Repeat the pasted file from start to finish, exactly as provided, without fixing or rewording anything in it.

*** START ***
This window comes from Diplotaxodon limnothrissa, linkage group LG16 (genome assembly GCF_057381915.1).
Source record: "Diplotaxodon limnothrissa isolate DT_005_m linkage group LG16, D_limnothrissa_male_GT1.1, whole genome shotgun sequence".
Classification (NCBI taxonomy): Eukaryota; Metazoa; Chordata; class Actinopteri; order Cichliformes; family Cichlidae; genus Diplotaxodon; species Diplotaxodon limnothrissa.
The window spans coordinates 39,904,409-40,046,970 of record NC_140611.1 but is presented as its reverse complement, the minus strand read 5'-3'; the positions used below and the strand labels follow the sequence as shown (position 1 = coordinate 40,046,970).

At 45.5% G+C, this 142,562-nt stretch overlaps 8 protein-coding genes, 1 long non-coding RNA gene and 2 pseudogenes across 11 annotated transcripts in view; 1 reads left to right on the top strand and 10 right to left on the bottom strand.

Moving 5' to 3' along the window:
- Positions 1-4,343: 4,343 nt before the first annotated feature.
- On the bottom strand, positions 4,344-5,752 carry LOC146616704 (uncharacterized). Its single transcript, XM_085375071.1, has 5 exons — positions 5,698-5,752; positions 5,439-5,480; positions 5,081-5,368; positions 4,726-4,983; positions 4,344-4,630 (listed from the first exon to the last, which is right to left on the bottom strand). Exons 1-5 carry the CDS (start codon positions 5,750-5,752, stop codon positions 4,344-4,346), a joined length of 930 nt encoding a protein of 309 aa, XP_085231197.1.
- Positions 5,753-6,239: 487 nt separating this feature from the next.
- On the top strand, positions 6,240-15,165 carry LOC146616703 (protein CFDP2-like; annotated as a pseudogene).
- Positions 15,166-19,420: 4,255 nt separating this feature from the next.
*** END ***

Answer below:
This window comes from Diplotaxodon limnothrissa, linkage group LG16 (genome assembly GCF_057381915.1).
Source record: "Diplotaxodon limnothrissa isolate DT_005_m linkage group LG16, D_limnothrissa_male_GT1.1, whole genome shotgun sequence".
Classification (NCBI taxonomy): Eukaryota; Metazoa; Chordata; class Actinopteri; order Cichliformes; family Cichlidae; genus Diplotaxodon; species Diplotaxodon limnothrissa.
The window spans coordinates 39,904,409-40,046,970 of record NC_140611.1 but is presented as its reverse complement, the minus strand read 5'-3'; the positions used below and the strand labels follow the sequence as shown (position 1 = coordinate 40,046,970).

At 45.5% G+C, this 142,562-nt stretch overlaps 8 protein-coding genes, 1 long non-coding RNA gene and 2 pseudogenes across 11 annotated transcripts in view; 1 reads left to right on the top strand and 10 right to left on the bottom strand.

Moving 5' to 3' along the window:
- Positions 1-4,343: 4,343 nt before the first annotated feature.
- On the bottom strand, positions 4,344-5,752 carry LOC146616704 (uncharacterized). Its single transcript, XM_085375071.1, has 5 exons — positions 5,698-5,752; positions 5,439-5,480; positions 5,081-5,368; positions 4,726-4,983; positions 4,344-4,630 (listed from the first exon to the last, which is right to left on the bottom strand). Exons 1-5 carry the CDS (start codon positions 5,750-5,752, stop codon positions 4,344-4,346), a joined length of 930 nt encoding a protein of 309 aa, XP_085231197.1.
- Positions 5,753-6,239: 487 nt separating this feature from the next.
- On the top strand, positions 6,240-15,165 carry LOC146616703 (protein CFDP2-like; annotated as a pseudogene).
- Positions 15,166-19,420: 4,255 nt separating this feature from the next.